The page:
Lentegeur academy to nurture man’s best friend

The MPDA team doing an obedience activity with the dogs.

Sit, down, come and stay. These are just a few of the instructions you’ll hear being issued by dog owners and trainers at the Mitchell’s Plain Dog Academy (MPDA) in Lentegeur.

The academy opened in April this year and works with all breeds at the Lenteguer Sports Complex. They focus on obedience, socialising, personal protection which is man work and show training.

They currently have 18 members who attend the sessions twice a week.

Chairperson of the club, Faizel Salie said obedience was critical when nurturing a healthy relationship between human and animal. “Training can be fun for your dog. They are outside on an open field and they get to learn something new,” he said.

Mr Salie is a trainer for the film industry, training a variety of animals such as lions, cheetahs and dogs. “I love animals, and more importantly I enjoy working with them. We all are excited about the club and are encouraging people to bring their dogs so that we can help them and their animals,” he said.

Mr Salie said the vice-chairperson of the MPDA, Abdulla Arendse who was part of the Lentegeur Kennel Club, 14 years ago suggested that they start a club in the area.

“We are here to assist the community and their dogs,” Mr Arendse said. “We cover commands, socialising and behaviour. We teach people about communicating with their dogs, their personality and characteristics. Like humans, dogs too have needs and at the MPDA they encourage people to love and take care of their animals.

“Like us humans, dogs need to be loved. They need to be fed and need physical exercise. Taking them for walks will prevent them from developing anxiety and stress-related behaviours such as inappropriate barking and being aggressive. We have had a few dogs who were very aggressive, but after training them for a few sessions they have become much calmer,” he said.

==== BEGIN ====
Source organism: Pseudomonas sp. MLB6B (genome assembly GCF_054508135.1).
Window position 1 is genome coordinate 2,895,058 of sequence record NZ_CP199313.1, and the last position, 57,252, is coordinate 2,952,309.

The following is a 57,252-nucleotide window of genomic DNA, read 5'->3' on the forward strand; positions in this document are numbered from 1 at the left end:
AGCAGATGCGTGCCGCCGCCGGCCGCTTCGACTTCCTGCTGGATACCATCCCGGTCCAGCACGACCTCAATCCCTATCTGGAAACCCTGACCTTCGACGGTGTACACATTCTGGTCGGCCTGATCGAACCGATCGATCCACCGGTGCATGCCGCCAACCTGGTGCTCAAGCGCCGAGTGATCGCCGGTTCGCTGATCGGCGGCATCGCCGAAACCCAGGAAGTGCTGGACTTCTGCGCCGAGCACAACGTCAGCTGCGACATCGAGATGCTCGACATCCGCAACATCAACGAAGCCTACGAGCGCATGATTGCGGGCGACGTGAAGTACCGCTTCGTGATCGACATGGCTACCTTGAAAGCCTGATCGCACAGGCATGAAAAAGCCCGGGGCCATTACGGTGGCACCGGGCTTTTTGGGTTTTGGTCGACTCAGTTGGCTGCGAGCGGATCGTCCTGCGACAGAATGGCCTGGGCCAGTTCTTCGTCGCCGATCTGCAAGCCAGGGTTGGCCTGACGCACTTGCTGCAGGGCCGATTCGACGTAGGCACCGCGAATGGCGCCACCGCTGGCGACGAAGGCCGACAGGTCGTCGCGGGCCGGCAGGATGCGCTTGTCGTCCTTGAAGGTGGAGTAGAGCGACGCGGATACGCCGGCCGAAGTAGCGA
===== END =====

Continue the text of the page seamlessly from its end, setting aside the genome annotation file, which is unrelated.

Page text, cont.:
Nazneen Noordien from the academy said the aim of the club is the change people’s attitudes toward dogs so that they no longer see them as “fighting objects”.

“We train all breeds to help protect the household and children. This is also to keep our young people off the streets, and busy with something positive,” she said.

Mr Salie said his passion for working with animals started in 1989, when he was a teenager training dogs at a club in Mandalay.

“I remember the children watching me train the dogs, and soon joined the club. But everyone could not afford the fee and then left,” he said.

Mr Salie then started his own club called Lentegeur Kennel Club. “Due to personal matters, such as getting married, raising children and owning a tuck shop, I did not have the time to continue,” he said.

But he’s pursuing his passion again, working with the animals he loves at the Mitchell’s Plain Dog Academy.

The academy charges R50 a month, and they have two sessions a week. The fee goes towards equipment, as it is essential at the academy.